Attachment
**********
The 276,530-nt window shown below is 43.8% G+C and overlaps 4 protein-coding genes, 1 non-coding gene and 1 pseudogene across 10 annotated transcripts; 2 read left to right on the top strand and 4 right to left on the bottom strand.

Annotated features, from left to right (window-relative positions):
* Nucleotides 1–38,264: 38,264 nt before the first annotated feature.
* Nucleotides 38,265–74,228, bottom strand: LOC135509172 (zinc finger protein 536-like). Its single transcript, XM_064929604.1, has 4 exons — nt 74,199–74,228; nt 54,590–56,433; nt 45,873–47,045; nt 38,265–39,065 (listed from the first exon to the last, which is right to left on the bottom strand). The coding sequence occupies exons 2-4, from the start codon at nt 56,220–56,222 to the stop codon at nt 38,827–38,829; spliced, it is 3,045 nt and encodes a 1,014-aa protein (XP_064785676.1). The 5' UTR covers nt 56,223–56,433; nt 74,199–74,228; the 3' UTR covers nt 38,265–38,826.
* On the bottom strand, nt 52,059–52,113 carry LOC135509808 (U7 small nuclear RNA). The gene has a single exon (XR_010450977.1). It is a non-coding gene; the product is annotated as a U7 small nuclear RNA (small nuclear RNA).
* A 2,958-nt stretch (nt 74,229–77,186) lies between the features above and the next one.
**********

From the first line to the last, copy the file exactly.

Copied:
The 276,530-nt window shown below is 43.8% G+C and overlaps 4 protein-coding genes, 1 non-coding gene and 1 pseudogene across 10 annotated transcripts; 2 read left to right on the top strand and 4 right to left on the bottom strand.

Annotated features, from left to right (window-relative positions):
* Nucleotides 1–38,264: 38,264 nt before the first annotated feature.
* Nucleotides 38,265–74,228, bottom strand: LOC135509172 (zinc finger protein 536-like). Its single transcript, XM_064929604.1, has 4 exons — nt 74,199–74,228; nt 54,590–56,433; nt 45,873–47,045; nt 38,265–39,065 (listed from the first exon to the last, which is right to left on the bottom strand). The coding sequence occupies exons 2-4, from the start codon at nt 56,220–56,222 to the stop codon at nt 38,827–38,829; spliced, it is 3,045 nt and encodes a 1,014-aa protein (XP_064785676.1). The 5' UTR covers nt 56,223–56,433; nt 74,199–74,228; the 3' UTR covers nt 38,265–38,826.
* On the bottom strand, nt 52,059–52,113 carry LOC135509808 (U7 small nuclear RNA). The gene has a single exon (XR_010450977.1). It is a non-coding gene; the product is annotated as a U7 small nuclear RNA (small nuclear RNA).
* A 2,958-nt stretch (nt 74,229–77,186) lies between the features above and the next one.